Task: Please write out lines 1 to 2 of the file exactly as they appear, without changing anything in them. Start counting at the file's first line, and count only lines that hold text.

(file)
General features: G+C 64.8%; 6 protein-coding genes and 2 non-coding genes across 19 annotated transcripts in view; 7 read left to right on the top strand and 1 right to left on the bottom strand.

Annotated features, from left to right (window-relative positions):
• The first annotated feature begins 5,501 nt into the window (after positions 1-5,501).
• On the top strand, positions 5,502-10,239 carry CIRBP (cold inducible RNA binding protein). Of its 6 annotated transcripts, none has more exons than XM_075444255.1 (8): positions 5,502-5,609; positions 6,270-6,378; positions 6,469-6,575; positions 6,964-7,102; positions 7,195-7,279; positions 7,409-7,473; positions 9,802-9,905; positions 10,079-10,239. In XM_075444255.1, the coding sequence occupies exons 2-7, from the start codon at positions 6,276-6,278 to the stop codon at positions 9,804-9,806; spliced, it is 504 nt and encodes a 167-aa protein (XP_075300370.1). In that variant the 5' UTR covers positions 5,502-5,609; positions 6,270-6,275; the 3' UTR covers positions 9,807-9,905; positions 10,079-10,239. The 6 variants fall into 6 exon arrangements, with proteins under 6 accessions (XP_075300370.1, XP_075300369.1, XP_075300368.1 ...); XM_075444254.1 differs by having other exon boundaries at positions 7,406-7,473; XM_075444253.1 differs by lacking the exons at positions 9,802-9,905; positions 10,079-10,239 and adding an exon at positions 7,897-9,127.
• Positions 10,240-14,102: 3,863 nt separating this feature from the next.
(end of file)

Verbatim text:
General features: G+C 64.8%; 6 protein-coding genes and 2 non-coding genes across 19 annotated transcripts in view; 7 read left to right on the top strand and 1 right to left on the bottom strand.

Annotated features, from left to right (window-relative positions):